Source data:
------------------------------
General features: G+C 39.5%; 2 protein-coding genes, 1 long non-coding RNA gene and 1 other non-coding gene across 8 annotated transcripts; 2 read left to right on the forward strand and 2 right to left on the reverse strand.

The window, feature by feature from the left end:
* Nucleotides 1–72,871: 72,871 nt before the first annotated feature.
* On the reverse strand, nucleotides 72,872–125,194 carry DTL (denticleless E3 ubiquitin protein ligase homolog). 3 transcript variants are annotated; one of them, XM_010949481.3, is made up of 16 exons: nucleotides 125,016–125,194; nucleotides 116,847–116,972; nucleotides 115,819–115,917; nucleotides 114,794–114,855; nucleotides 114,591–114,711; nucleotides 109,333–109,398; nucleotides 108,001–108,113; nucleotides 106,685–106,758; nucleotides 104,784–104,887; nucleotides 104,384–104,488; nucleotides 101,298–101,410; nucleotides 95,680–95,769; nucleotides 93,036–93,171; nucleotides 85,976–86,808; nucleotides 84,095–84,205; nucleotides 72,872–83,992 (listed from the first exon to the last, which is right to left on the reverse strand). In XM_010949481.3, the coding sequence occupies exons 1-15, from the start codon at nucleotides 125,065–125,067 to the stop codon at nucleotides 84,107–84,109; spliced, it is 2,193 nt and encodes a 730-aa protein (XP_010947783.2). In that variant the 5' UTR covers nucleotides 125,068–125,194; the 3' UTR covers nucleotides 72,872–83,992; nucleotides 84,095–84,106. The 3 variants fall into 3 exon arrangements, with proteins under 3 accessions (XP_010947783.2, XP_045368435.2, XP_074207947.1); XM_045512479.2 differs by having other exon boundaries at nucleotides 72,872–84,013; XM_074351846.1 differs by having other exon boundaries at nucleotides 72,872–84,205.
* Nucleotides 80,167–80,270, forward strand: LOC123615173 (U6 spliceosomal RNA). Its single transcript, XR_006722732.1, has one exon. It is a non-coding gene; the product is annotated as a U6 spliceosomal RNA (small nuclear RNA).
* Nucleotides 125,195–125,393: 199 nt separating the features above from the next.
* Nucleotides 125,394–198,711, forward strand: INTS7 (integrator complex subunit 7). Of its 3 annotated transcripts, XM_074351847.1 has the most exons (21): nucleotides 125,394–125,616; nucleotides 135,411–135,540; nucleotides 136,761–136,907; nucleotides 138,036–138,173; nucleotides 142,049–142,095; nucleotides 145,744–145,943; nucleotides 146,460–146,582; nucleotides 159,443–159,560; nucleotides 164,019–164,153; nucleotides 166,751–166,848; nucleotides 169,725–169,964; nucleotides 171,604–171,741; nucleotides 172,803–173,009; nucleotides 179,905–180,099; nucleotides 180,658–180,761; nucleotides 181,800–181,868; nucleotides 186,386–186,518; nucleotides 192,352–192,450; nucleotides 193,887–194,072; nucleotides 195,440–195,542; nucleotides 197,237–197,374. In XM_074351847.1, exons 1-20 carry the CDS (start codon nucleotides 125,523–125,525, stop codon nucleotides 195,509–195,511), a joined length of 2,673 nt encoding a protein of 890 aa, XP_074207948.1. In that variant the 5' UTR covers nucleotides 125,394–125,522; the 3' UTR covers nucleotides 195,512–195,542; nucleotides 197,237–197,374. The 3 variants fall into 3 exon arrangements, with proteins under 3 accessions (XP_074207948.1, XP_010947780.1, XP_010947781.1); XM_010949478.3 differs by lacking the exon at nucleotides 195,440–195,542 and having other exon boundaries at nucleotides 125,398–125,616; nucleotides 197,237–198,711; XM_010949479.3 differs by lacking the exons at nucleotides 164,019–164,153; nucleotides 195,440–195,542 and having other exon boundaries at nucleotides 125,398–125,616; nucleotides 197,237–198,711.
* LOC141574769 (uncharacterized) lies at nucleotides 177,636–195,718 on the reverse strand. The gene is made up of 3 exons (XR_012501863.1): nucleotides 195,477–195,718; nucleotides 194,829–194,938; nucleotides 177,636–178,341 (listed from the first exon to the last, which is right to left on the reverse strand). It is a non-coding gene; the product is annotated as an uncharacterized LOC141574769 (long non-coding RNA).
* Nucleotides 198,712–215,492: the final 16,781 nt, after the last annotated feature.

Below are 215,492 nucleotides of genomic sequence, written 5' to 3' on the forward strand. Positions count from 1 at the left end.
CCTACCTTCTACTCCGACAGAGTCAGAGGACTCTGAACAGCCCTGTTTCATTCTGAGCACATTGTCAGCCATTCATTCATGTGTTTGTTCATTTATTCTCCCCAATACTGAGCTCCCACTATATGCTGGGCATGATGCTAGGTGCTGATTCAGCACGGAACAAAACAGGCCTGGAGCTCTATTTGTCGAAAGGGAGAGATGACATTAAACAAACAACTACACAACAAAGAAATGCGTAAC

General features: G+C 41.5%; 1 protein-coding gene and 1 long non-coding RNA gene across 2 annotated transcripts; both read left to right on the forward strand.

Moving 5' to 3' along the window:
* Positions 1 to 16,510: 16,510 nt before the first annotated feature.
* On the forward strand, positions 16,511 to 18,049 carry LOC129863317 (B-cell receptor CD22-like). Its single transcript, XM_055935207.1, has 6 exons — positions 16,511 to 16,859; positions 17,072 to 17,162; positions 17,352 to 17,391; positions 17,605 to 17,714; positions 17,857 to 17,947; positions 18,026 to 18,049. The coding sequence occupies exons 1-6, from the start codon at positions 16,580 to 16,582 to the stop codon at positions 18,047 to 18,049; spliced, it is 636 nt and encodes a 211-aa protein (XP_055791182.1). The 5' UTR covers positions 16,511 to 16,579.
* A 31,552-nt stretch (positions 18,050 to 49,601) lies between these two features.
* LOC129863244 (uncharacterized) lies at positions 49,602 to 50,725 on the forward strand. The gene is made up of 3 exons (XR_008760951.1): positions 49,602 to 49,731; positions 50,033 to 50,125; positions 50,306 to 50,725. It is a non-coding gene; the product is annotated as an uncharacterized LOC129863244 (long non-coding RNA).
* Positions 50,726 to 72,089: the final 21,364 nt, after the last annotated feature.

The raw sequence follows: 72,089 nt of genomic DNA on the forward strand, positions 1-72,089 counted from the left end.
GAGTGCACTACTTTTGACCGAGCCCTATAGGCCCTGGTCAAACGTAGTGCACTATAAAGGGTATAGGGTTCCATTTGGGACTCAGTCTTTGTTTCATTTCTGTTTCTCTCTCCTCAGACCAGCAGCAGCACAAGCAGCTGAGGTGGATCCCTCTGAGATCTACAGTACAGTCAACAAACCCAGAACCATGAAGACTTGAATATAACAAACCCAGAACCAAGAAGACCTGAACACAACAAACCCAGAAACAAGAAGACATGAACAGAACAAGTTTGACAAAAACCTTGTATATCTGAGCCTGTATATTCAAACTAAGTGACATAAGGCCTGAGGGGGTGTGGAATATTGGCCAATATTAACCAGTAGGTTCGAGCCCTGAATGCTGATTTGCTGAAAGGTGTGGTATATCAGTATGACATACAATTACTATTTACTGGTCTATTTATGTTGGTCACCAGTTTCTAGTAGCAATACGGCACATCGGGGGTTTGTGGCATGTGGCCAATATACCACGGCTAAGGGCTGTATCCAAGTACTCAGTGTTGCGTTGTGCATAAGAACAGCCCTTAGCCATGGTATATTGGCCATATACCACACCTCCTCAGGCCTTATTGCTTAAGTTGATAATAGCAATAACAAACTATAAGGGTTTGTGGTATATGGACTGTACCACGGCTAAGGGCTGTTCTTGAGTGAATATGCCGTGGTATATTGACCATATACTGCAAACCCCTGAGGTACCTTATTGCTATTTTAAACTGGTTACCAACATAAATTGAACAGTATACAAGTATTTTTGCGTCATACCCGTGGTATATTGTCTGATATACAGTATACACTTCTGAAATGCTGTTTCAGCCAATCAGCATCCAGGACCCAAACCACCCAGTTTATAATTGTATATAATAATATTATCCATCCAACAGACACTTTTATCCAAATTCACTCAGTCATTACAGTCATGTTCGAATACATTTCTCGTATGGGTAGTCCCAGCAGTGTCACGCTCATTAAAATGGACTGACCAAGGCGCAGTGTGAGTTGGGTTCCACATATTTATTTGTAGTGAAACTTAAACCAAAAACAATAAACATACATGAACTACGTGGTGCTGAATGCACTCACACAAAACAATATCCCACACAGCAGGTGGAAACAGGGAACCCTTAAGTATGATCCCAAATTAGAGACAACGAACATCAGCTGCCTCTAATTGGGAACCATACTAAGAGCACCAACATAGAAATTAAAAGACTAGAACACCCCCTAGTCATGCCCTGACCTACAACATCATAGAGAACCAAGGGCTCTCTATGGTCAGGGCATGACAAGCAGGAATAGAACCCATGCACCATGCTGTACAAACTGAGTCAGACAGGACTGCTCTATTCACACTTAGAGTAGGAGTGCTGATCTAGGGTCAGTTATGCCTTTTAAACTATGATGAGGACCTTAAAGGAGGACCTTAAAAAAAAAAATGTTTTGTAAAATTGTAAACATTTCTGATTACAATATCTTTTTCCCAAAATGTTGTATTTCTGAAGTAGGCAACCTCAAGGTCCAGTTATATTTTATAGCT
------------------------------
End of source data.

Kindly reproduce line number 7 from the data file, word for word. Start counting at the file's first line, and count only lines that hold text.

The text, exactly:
* Nucleotides 125,394–198,711, forward strand: INTS7 (integrator complex subunit 7). Of its 3 annotated transcripts, XM_074351847.1 has the most exons (21): nucleotides 125,394–125,616; nucleotides 135,411–135,540; nucleotides 136,761–136,907; nucleotides 138,036–138,173; nucleotides 142,049–142,095; nucleotides 145,744–145,943; nucleotides 146,460–146,582; nucleotides 159,443–159,560; nucleotides 164,019–164,153; nucleotides 166,751–166,848; nucleotides 169,725–169,964; nucleotides 171,604–171,741; nucleotides 172,803–173,009; nucleotides 179,905–180,099; nucleotides 180,658–180,761; nucleotides 181,800–181,868; nucleotides 186,386–186,518; nucleotides 192,352–192,450; nucleotides 193,887–194,072; nucleotides 195,440–195,542; nucleotides 197,237–197,374. In XM_074351847.1, exons 1-20 carry the CDS (start codon nucleotides 125,523–125,525, stop codon nucleotides 195,509–195,511), a joined length of 2,673 nt encoding a protein of 890 aa, XP_074207948.1. In that variant the 5' UTR covers nucleotides 125,394–125,522; the 3' UTR covers nucleotides 195,512–195,542; nucleotides 197,237–197,374. The 3 variants fall into 3 exon arrangements, with proteins under 3 accessions (XP_074207948.1, XP_010947780.1, XP_010947781.1); XM_010949478.3 differs by lacking the exon at nucleotides 195,440–195,542 and having other exon boundaries at nucleotides 125,398–125,616; nucleotides 197,237–198,711; XM_010949479.3 differs by lacking the exons at nucleotides 164,019–164,153; nucleotides 195,440–195,542 and having other exon boundaries at nucleotides 125,398–125,616; nucleotides 197,237–198,711.